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Homework disclaimer...

So I have computer A whose IP address happens to be 192.168.0.81. This computer has a web server installed and exposes port 80. So typing 192.168.0.81 in the web browser address bar of any other computer of this local network displays this webpage.

But I also have another computer in this local network: 192.168.0.129 And my task is to configure the two in such a way that 192.168.0.129 will be a NAT gateway for 192.168.0.81. All packets sent by 192.168.0.81 must go through 192.168.0.129 and 192.168.0.129 must forward all traffic it receives on port 80 to 192.168.0.81.

Solution attempt. Execute this on server to hopefully make it send its responses through 192.168.0.129:

route add default gw 192.168.0.129

Execute this on gateway to hopefully allow it to forward traffic from server to outside world:

echo 1 > /proc/sys/net/ipv4/ip_forward

Execute this on gateway to hopefully make it forward traffic it receives to server:

iptables -t nat -A PREROUTING -p tcp -d 192.168.0.129 --dport 80 -j DNAT --to 192.168.0.81:80

Yet it doesn't work. Typing 192.168.0.129 in the web browser address bar of another computer in this network (192.168.0.185) displays browser error rather than this webpage. What am I doing wrong?

In an effort to somehow find out what's going on I tried logging all packets by issuing on both machines:

iptables -A INPUT -j LOG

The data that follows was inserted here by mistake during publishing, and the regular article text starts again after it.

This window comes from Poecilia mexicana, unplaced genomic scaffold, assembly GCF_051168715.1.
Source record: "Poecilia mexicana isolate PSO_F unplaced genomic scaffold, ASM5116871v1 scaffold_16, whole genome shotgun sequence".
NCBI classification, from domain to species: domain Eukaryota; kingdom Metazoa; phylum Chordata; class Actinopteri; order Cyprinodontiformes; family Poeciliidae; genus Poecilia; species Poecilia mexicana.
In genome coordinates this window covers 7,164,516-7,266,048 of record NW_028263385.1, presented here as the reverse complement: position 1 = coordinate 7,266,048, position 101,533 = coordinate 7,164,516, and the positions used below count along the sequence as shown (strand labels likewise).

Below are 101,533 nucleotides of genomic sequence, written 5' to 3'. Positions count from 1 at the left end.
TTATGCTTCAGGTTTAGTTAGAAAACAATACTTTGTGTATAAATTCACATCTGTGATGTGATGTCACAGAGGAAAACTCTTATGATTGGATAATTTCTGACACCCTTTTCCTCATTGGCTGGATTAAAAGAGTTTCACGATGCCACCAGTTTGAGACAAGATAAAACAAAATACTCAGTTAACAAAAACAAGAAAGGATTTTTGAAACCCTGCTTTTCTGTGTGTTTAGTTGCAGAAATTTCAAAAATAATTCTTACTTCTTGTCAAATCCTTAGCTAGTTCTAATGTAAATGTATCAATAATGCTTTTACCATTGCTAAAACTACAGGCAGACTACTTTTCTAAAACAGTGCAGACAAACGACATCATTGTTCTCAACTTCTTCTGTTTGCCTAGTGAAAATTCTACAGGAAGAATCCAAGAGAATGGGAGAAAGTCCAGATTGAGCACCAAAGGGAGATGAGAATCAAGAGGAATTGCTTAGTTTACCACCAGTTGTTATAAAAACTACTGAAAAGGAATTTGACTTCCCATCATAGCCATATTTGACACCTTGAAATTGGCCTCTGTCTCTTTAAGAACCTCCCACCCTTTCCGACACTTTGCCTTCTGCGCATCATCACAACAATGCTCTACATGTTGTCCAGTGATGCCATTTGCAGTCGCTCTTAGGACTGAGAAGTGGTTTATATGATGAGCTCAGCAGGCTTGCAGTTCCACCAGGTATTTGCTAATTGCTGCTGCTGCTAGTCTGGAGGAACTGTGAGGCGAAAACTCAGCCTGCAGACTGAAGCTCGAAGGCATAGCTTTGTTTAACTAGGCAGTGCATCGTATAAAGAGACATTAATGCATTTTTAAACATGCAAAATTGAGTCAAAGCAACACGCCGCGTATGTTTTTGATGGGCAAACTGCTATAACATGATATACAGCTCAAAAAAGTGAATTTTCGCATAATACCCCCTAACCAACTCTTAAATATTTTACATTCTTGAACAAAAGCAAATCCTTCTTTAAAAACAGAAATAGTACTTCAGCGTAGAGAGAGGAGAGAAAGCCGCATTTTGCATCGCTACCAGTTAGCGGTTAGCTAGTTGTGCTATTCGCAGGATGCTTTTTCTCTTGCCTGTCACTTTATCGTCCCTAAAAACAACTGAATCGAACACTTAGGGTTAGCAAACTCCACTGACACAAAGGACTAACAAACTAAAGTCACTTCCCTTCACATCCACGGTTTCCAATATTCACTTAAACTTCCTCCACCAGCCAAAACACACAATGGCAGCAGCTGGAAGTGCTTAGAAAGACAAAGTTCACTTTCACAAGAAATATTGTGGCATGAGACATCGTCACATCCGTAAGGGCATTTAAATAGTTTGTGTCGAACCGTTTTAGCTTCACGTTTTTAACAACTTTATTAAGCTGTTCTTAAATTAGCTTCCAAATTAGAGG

iptables -A OUTPUT -j LOG

These are the results. It seems the server receives packets from the original request maker and tries to send some packets back. I'm seeing entries of this sort:

Dec 19 23:23:25 debian kernel: (...) IN= OUT=eth0 MAC=(...) SRC=192.168.0.185 DST=192.168.0.81 LEN=60 TOS=0x00 PREC=(blah blah this and subsequent stuff omitted for brevity)
Dec 19 23:23:25 debian kernel: (...) IN= OUT=eth0 SRC=192.168.0.81 DST=192.168.0.185 LEN=60 TOS=0x00 PREC=(...)

However, gateway's logs don't seem to show any relevant traffic.

How to fix this?

  • You seem to be mixing what is the destination and source... Better drawing in a sheet of poster in this cases. The route also does not seem to be needed. – Rui F Ribeiro Dec 19 '18 at 22:40
  • @RuiFRibeiro Am I? I'm re-reading my Q but can't find such a mistake. Could you point me where I mixed them? – gaazkam Dec 19 '18 at 22:44
  • Kind of late and sleepy here, but in the iptables rule I think it should be tcp -s ....129 (and not -d) – Rui F Ribeiro Dec 19 '18 at 23:05
  • @RuiFRibeiro Not sure, why? My thinking is that the gateway is supposed to forward packets sent to it (hence -d) to the server? With -s 196.168.0.129 the gateway will only forward to the server the packets it sends on its own. Either way, tried putting -s instead of -d, and now the server doesn't seem to receive any packets when ...185 makes its request :( – gaazkam Dec 20 '18 at 9:27
  • Forwarding only works between different subnets. You are trying to route traffic on the same physical (layer 2) network through a gateway, which won't work (unless the .129 machine works like a bridge with two distinct network interfaces, but then again that's not forwarding really, that's bridging). – wurtel Dec 20 '18 at 10:47

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